The Jewish Independent

What Will Survive of Us - Howard Jacobson (Jonathan Cape)

“The material world is everybody’s enemy, but it has it in for lovers most of all. . .  The body ages, ardour cools, expenses mount . . .”, writes Howard Jacobson in his latest novel, What Will Survive of Us. It’s a question that faces his two protagonists, Lily, a filmmaker, and Sam, a playwright, who embark on an adulterous mid-life affair.

Sam is something of a curmudgeon without many friends. He is neatly described thus: “Nature has been no muse to him. He needs stale air and oppression to write.” and “Two of his favourite words are inchoate and chthonic.” Lily has approached Sam to be a presenter on a documentary series about writers and their travels. When they meet, it’s “Kerpow!”. 

By making their relationship illicit, Jacobson is able to recreate the frisson of youthful romance. Added to this, once the relationship is well underway, he has Lilly and Sam enter the demi-world of S&M meet-ups to add zest to their lust. 

But you’d be wrong to think this is a novel principally about sex. It is about love - the thing that will survive of us - and about Jacobson’s love of language. Indeed, it is the language which sparks the romantic flame, feeds it and charts its course. “At first they thought it profligacy to expend the little time they had in conversation instead of lovemaking until they realised the conversation WAS the lovemaking.”

As well as the exquisite writing, this is also a very funny read. Every new book Jacobson publishes is a reason for celebration.

The Jewish Independent

Worry - Alexandra Tanner (Scribner Books Co)

Twenty-eight year old Jules Gold (it used to be Goldbaum until her grandfather changed it to sound less Jewish) has a Masters in Fiction and is hoping to make it as a real writer in New York. But at the moment, she’s working from home for a company called BookSmarts which provides crib notes for students on literary works. She lives on her own in the Brooklyn apartment which she and a former boyfriend used to share, until her younger sister, Poppy, arrives and installs herself in Jules’ office on an air mattress.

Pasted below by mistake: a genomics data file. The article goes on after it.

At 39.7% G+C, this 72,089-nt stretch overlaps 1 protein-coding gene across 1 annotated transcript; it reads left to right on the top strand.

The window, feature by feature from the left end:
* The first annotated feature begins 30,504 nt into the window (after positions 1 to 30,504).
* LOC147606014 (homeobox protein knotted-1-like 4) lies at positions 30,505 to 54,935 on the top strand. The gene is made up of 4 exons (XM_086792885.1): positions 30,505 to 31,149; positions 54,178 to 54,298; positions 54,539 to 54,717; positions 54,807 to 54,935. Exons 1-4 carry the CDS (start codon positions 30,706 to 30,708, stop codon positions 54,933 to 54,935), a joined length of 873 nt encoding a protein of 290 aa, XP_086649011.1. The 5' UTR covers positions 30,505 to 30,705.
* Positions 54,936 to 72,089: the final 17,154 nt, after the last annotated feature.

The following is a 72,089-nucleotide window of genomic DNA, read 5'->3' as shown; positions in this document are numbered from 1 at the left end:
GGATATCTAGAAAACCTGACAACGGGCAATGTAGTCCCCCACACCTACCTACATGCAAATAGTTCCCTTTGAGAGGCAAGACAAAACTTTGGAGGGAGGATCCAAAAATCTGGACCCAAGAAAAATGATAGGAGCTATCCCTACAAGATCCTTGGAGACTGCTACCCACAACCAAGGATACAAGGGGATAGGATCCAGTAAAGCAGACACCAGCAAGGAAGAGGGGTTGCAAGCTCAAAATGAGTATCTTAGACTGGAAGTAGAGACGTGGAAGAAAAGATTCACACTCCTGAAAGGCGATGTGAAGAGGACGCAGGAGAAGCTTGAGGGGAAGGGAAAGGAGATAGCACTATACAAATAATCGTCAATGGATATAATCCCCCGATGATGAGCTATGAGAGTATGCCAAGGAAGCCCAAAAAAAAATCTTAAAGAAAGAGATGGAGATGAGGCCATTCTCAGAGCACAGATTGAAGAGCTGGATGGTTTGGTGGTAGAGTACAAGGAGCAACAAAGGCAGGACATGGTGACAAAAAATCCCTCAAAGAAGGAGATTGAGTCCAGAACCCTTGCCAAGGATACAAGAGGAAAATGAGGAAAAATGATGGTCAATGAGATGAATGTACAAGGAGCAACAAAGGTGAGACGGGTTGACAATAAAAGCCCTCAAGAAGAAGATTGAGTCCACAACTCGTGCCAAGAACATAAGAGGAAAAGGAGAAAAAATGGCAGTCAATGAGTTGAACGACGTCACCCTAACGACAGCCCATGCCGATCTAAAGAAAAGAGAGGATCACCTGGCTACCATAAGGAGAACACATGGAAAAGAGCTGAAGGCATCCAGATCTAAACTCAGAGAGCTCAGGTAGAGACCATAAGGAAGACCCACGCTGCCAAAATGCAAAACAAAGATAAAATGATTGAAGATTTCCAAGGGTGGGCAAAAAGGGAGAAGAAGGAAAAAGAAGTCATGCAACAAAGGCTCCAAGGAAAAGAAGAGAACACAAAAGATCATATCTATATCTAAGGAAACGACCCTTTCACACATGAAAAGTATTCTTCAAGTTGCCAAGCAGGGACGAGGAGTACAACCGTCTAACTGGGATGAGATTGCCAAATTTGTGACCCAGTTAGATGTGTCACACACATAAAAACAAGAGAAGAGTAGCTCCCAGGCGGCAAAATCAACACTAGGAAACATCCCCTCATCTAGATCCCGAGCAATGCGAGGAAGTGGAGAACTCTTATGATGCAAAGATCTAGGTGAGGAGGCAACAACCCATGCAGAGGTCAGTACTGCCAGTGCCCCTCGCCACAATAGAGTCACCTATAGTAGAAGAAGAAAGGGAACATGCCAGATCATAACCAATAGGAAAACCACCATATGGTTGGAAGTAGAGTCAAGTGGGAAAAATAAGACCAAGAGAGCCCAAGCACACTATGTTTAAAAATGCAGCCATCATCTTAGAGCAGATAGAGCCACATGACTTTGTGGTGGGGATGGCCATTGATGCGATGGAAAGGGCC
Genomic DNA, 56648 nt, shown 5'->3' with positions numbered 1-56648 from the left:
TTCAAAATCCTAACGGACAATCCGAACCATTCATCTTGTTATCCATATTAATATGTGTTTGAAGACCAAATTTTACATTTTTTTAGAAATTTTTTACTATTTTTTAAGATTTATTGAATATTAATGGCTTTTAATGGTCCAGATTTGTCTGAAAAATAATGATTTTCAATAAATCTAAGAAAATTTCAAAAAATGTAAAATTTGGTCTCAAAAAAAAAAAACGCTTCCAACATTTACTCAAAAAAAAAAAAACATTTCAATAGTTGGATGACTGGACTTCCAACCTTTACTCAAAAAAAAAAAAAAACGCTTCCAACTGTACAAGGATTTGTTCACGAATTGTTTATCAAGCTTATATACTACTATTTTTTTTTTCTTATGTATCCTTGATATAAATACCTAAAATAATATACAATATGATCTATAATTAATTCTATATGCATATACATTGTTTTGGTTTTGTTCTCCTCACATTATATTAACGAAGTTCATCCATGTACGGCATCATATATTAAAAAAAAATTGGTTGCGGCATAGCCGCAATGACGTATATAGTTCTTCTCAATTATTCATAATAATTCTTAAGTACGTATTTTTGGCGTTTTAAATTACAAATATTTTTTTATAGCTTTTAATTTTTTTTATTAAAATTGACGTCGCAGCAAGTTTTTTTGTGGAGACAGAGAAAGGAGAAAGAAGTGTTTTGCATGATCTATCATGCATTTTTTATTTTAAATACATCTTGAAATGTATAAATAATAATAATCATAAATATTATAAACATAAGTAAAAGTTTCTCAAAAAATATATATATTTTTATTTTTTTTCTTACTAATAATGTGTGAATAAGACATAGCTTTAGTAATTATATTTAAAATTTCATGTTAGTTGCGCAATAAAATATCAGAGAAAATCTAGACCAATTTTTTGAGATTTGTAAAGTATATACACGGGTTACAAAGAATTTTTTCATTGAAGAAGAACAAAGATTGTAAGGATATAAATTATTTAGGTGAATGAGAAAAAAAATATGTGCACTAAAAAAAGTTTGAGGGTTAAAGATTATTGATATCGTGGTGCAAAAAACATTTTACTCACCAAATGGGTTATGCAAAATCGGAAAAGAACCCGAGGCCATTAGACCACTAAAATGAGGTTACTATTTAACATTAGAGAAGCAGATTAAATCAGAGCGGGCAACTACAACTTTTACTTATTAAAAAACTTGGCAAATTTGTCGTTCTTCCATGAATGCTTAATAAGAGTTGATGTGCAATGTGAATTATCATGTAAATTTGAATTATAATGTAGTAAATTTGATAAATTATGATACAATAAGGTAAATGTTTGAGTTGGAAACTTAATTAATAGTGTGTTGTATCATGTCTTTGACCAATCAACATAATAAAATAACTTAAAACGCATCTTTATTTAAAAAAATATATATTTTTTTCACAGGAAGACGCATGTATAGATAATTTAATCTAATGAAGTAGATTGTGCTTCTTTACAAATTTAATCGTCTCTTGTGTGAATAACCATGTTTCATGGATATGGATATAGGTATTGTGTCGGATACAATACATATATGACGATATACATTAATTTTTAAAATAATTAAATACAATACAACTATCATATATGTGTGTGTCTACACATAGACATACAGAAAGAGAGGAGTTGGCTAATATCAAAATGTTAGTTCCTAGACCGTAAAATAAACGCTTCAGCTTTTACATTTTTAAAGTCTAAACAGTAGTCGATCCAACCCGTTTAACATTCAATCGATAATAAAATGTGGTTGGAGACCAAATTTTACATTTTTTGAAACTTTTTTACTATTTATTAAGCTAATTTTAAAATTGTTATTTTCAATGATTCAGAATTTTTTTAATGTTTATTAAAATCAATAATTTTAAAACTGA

On the face of it, Poppy is the one whose life is a mess. She’s jobless, homeless, suffering from terrible hives and recovering from a suicide attempt.

However, Jules spends much of her day scrolling through social media sites, obsessed with the Christian mummy instagrammers who are antisemitic conspiracy theorists, flat earthers and anti-vaxxers. Their postings make her feel outraged and superior. Is this really material for a future novel or just procrastination? 

The third corner of the sisters’ dynamic is the dysfunctional relationship with their mother who plays the girls off against each other.  She’s also ‘living’ online, selling essential oils in a pyramid scheme. Their father, a dermatologist, injects his daughters’ faces with Botox when they visit for the holidays.

In this satire of the angst-ridden Millennial and Post-Millennial generations, Poppy sums up her  lack of purpose. “Our great-grandparents fled Europe for what? So one day we could buy thirty dollar tubes of organic aluminum-free deodorant and sit on our asses making content?”  

The Jewish Independent

Welcome to Glorious Tuga - Francesca Segal (Chatto & Windus)

Charlotte Walker, a shy young vet, has opted for a life of research rather than dealing with animal owners. We meet her on the sea voyage to the world’s most remote inhabited island, Tuga de Oro, where she plans to study the endangered gold coin tortoise. On board ship is Dr Dan Zekri, who is returning home after his studies in London to take up the role of island GP.